‘Neighborhoods Garden’ celebrates – with Harvest Dinner

If you could smell the food being cooked during this dinner, you’d want to eat this story …

Bhutanese refugees Sahar Subba, Dilli Wagley, and Chaatra Monger prepare vegetables for the Neighborhoods Community Garden Harvest Dinner celebration.

Story and photos by David F. Ashton
It seems that creating the “Neighborhoods Community Garden” located in outer East Portland last year was a very good idea.

The garden, a project of non-profit Outgrowing Hunger, has been built and is sustained through the self-identified interests and strengths of Bhutanese, Mien, Burmese, Latino, and Anglo participants.

Cooking up a delicious-smelling curry storm is private chef Kusuma Rao of Ruchikala Catering. “I’m making a kind of an Indian infusion curry that I grew up eating,” she says.

“It represents a community partnership among 26 families, Lynwood Friends Church, Stark Firs – and has become a model for the spirit of cross-cultural community-building, neighborhood revitalization, stewardship of the environment, and the diverse community of East Portland’s neighborhoods,” said Portland City Commissioner Amanda Fritz, as she awarded the project a 2013 Spirit of Portland Award two weeks ago. [CLICK HERE to read that story.]

Before the award was presented, on the evening of October 26, some 70 gardeners, supporters, and community members came together for their first Harvest Dinner, held at the Lynwood Friends Church at 835 SE 162nd Avenue.

Ricardo Mirnda and family enjoy their time at the garden – and at the celebration, he smiles.

Gardener Ricardo Mirnda and his family were on hand for the celebration. “It’s good because it gives us an opportunity to learn something positive,” he said.

“It is good to show the kids in our family about gardening, and help them learn how to grow vegetables. They learned the benefit of having a garden, and what it provides for the family,” Mirnda continued. “When I eat my own food, which I’ve grown with my own hands, I feel better, knowing that the food is grown organically. I feel comfortable, and very happy.”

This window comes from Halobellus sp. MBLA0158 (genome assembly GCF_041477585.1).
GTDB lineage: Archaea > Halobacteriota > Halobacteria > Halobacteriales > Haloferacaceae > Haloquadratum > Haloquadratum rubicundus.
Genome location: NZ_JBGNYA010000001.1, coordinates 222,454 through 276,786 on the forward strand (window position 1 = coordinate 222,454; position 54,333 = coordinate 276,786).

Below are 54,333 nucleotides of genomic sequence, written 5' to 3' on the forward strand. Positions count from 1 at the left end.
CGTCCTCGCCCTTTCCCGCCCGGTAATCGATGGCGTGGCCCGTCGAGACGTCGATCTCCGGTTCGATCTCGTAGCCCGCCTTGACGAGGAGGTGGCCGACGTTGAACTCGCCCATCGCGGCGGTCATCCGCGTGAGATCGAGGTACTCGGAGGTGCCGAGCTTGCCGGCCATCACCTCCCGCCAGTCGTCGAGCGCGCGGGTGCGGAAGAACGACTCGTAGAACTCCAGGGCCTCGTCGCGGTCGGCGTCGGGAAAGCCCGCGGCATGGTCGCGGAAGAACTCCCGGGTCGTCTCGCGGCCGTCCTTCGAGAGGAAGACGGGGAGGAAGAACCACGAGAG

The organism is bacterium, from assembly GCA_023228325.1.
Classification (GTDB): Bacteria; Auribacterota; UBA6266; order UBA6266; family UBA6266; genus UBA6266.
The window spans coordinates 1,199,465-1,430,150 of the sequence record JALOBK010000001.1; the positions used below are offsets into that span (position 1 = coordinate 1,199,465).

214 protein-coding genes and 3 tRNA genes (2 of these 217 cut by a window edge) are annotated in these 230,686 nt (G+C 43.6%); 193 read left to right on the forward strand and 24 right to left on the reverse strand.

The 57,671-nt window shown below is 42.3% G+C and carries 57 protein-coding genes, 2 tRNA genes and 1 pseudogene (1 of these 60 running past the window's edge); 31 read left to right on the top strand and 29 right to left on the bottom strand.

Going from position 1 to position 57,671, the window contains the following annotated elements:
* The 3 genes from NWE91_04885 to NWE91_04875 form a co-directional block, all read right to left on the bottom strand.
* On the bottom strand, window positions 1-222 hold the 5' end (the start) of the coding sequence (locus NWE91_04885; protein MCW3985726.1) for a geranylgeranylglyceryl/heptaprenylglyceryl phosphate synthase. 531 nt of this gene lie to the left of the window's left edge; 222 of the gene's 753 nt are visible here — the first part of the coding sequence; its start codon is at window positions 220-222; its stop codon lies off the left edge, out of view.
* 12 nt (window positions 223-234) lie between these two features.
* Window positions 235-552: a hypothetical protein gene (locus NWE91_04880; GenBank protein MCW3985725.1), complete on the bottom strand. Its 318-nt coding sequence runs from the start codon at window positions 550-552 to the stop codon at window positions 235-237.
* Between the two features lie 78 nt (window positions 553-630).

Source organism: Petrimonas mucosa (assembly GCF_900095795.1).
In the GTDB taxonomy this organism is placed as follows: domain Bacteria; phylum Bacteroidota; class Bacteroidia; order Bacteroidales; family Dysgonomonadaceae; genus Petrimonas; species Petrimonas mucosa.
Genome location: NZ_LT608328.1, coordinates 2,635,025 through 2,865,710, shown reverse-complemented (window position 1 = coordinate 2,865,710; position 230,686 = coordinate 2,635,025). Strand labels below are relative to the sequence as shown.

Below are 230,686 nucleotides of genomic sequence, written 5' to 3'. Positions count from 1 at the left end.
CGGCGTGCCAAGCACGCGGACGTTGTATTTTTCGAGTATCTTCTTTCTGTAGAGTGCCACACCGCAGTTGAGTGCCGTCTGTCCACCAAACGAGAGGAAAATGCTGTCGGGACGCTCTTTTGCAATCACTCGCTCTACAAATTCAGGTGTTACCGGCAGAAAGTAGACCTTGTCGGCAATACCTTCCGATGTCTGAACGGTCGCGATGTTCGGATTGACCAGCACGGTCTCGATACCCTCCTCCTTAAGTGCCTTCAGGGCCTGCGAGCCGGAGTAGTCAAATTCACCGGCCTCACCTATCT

Serving an appetizer of Asian pear slices is AmeriCorps member at Oliver Elementary School Kimina Jamison to PSU Urban Planning & Public Health student Hayley Pickus.

Outgrowing Hunger” Director Adam Kohl leads a tour of the Neighborhoods Community Garden.

“This Harvest Dinner is held in conjunction with National Food Day, and in support of our Neighborhoods Garden Program,” said Outgrowing Hunger Director Adam Kohl.

“Part of our aim,” Kohl continued, “is to raise awareness of food issues in outer East Portland, and what we’re doing to solve them here.

“And, we’re raising money to help build the gardens,” Kohl added. “We have about $60,000 worth of work to do, to build out our proposed Market Garden, and our Community Garden expansion.”

Under clear and sunny skies, the food preparation area expands to the church’s back yard.

Many guests tour the garden, before the Harvest Dinner begins.

Lynwood Friends Church member Charles R. Hysaw smacked his lips with delight as he sampled Asian pear slices being passed around before dinner, and looked pleased with the outcome of the project so far.

“A few years ago, we were contemplating what to do with the land our church owns. After a lot of prayer and consideration, Adam, from Outgrowing Hunger, came and shared a vision of what could be on the property. We thought that would be a great thing for the community. A couple of years out, now, things are growing and prospering – for the community,” said Hysaw.

Finding seats at tables, guests are ready to enjoy this Harvest Dinner.

Outgrowing Hunger is a recipient of the East Portland Action Plan and East Portland Neighborhood Small Grant Program funding. The organization is certified as a 501(c)3 nonprofit corporation. To learn more, or to donate to help expand the program, see their website: CLICK HERE.

© 2013 David F. Ashton ~ East Portland News

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